Crore] Mar 08

Mar 09

Mar 10

Mar 11

Mar 12

Mar 13


Particulars Total Business Deposits Advances Operating Profit Net Profit RoA RoE Number Customers Crore ] Rural Coverage Touch Points 55000 12000 70000 22000 75000 40000 85000 75000 100000 100000 [ 285959 166457 119502 4006 2049 1.15 19.00 of 3.7 In 360000 210000 150000 5650 2650 1.18 19.17 5 458500 262000 196500 6750 3450 1.23 19.91 6 604100 351500 252600 8700 4500 1.25 20.16 9 782500 457000 325500 10900 5800 1.27 20.62 11 1,000,000 28 582000 418000 15000 7500 1.30 21.00 15 28 28 30 30 -


A leader and front runner amongst nationalized banks o In Financial Inclusion o In all domestic operations o In adopting best risk management practices o In adopting global best practices in Corporate Governance & Corporate Social Responsibility o In HR policies to raise skills, morale and productivity

To be Global Bank o Among the top 3 Indian banks with global presence in Middle East, South East Asia, China, UK, Australia, Canada, etc. o Bring best global practices to effectively compete with global players in India.

Become a Universal Bank o Provider of complete range of financial services.

To be the most profitable bank amongst nationalized banks by focusing on : o Fee based income/off-balance sheet exposures o Mid Cap segment, Retail lending, SME Advances & Agriculture

o Reduction in Gross NPAs o Expenditure Control o Low cost deposits o Ensuring higher spreads (return on advances minus cost of deposits/funds)

Capitalize on IT initiatives o Provide more value added services o Expand reach of ATMs o Back Office Centralization of all CBS branches o Promote internet banking o Provide IT advisory services to other banks

Explore options of in-organic growth o Merger of Private/Public Sector Banks

Enlargement of customer base and retention of existing customers. Ensure smooth transition to adopting Basel II norms ahead of schedule. Develop robust Management Information System for better decision making & policy prescription. Further entrench brand image of the Bank.


Having completed the technology deployment with 100% CBS, Punjab National Bank (PNB) has envisioned ambitious growth targets for the next five years. The bank has been delivering reasonably good operational and financial performance over the last few years, despite some of the most challenging market conditions in the financial and credit markets for some time.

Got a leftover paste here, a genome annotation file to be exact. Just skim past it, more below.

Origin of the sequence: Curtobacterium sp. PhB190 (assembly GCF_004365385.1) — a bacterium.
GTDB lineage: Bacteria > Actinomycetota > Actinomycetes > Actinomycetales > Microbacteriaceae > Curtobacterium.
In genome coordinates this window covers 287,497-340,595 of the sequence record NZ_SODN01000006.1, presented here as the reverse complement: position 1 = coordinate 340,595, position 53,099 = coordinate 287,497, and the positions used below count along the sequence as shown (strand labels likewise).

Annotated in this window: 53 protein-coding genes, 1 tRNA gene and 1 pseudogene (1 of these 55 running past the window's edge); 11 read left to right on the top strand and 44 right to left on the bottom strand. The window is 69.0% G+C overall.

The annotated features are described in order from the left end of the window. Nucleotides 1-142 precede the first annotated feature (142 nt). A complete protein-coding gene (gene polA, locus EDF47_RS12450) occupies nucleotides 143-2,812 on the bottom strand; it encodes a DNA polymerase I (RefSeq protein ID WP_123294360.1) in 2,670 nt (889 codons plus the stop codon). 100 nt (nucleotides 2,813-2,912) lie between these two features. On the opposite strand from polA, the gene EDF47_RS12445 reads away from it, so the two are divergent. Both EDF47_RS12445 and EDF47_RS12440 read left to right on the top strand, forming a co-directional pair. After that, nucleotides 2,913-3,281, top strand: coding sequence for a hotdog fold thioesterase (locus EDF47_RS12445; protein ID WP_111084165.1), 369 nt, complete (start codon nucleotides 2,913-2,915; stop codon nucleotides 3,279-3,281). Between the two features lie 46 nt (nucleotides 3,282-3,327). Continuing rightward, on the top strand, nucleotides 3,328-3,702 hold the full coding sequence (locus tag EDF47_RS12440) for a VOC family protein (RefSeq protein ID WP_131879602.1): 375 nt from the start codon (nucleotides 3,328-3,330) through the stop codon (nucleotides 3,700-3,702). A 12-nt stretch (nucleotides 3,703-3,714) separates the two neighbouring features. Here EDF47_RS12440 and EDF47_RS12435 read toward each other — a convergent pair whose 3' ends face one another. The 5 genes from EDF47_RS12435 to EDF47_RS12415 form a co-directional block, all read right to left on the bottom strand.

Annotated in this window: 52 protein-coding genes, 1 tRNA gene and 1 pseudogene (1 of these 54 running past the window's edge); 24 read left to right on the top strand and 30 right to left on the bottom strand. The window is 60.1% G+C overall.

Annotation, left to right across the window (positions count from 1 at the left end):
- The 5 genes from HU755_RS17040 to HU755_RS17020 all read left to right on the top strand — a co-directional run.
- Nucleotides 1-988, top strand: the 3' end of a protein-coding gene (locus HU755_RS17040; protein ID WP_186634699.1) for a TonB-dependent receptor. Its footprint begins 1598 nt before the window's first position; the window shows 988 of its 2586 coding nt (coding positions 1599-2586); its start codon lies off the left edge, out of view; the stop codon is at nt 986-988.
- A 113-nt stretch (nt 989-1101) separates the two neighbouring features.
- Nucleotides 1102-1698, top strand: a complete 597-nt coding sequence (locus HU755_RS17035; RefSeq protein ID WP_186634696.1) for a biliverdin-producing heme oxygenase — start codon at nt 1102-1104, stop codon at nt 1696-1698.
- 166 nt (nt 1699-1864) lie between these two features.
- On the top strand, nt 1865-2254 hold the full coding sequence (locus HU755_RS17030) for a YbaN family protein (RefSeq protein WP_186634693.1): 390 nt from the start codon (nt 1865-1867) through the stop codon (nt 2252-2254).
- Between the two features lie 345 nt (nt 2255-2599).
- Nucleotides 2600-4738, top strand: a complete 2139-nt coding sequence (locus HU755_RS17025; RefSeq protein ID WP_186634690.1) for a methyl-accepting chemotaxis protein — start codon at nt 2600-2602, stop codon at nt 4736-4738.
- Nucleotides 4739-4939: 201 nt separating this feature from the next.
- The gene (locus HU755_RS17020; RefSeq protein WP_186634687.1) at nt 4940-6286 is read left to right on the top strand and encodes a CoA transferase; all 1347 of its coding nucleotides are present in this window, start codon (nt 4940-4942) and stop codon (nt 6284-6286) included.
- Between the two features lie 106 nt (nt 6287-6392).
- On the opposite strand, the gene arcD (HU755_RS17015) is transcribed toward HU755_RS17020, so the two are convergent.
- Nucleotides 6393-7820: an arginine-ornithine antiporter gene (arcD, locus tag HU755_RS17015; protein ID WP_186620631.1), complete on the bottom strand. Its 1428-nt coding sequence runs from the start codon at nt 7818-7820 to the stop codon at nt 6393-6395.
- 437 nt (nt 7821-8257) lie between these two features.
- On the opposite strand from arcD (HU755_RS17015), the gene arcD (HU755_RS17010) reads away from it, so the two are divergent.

The banks last quarter (Q2) financial results amply displays that it continues on the impressive growth trajectory notwithstanding the impact of challenging credit market conditions.

Planning involves ex-ante co-ordination and conscious directions of activities with a view to achieving certain pre-specified objectives. The PNB Vision 2013 represents the aspiration level which is achievable but with appropriately and well defined strategies which need to be followed with zeal, enthusiasm and dedication by all.

Portfolio analysis:

PRODUCTS OFFERED BY PNB: Presently, it is the second largest bank of the country rendering a wide variety of banking services. 1. Centralized Banking Solution: CBS, an inter branch networking and data sharing platform helps to operate account from any city in India having CBS networked branches. Changing status from Customer of the branch to Customer of the bank, presently there are over 2616 CBS networked branches in 820 cities. 2. NRIs and Tourists:

Currency exchange services are being provided by PNBs exchange Bureaus spread throughout the country.
3. Online Tax Payment:

PNB provides the facility of online payment of service tax, excise duty, DGFT, custom duty and all charges under MCA.
4. Cash Management Service (CMS):

PNBs CMS facilitates management of receivables and payments in technology driven environment, ensuring availability of funds at reduced cost, helping reconciliation at multi location accounts besides providing customized MIS.
5. Mutual Funds and Insurance:

The bank has tied up with Principal Financial Group for providing Mutual funds and Insurance services and also tied up for distribution and marketing of UTI Mutual Funds.

6. NRI Services:

NRE, FCNR, RFC, NRO, Deposit a/c investment management and Housing Loan facilities for NRIs are available.
7. Foreign Exchange:

PNB has 150 branches authorized for handling foreign exchange business and these branches have been provided with SWIFT connectivity to ensure faster realization of funds.
8. e-MoneyIndia: